• Clinical science



Syringomyelia is a condition in which an abnormal fluid-filled cavity, or syrinx, develops within the central canal of the spinal cord. The syrinx is a result of disrupted CSF drainage from the central canal, commonly caused by a Chiari malformation or previous trauma to the cervical or thoracic spine. In select cases, the syrinx may occur in the brainstem, and is then referred to as syringobulbia. The syrinx initially compresses and permanently damages crossing fibers of the spinothalamic tract. Further expansion may affect other tracts of the spinal cord. Symptoms include dissociated sensory loss, presenting as a cape-like distribution of decreased sensitivity to pain and temperature, and flaccid atrophic paralysis in the upper extremities. MRI is the diagnostic modality of choice. Treatment depends on clinical features and associated findings. Symptomatic treatment commonly suffices in stable courses of disease, while patients with progressive neurological deterioration require surgical decompression.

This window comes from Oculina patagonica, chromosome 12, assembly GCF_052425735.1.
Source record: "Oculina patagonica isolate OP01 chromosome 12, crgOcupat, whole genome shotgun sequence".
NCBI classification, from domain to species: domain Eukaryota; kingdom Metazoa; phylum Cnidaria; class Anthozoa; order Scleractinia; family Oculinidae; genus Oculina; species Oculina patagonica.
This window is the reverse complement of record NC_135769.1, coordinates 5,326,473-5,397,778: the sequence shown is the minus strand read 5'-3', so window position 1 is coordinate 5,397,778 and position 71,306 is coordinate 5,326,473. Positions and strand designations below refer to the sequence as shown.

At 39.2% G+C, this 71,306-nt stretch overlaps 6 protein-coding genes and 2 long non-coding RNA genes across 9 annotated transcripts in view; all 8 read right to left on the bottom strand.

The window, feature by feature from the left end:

• 3–4% of patients with traumatic spinal cord injury (SCI) develop symptomatic syringomyelia.
  • Sex: > , especially in SCI-related syringomyelia
  • Age range: 30–40 years; however SCI-related syringomyelia may occur in all age groups


Epidemiological data refers to the US, unless otherwise specified.


Syringomyelia is an abnormal fluid-filled dilation of the central canal of the spinal cord occurring as a result of impaired CSF flow.




Clinical features




Differential diagnoses


The differential diagnoses listed here are not exhaustive.


Conservative therapy is usually sufficient, but definitive surgical treatment is recommended for; patients with progressive neurological symptoms.

Surgical treatment

  • Removal of the tumor (if present)
  • Decompression by drainage of CSF fluid from the cavity
    • Cerebral shunt
    • Laminectomy and syringotomy
    • Suboccipital and cervical decompression
    • Neuroendoscopic decompression
    • Terminal ventriculoscopy (indicated in patients without Chiari malformation.)

Supportive therapy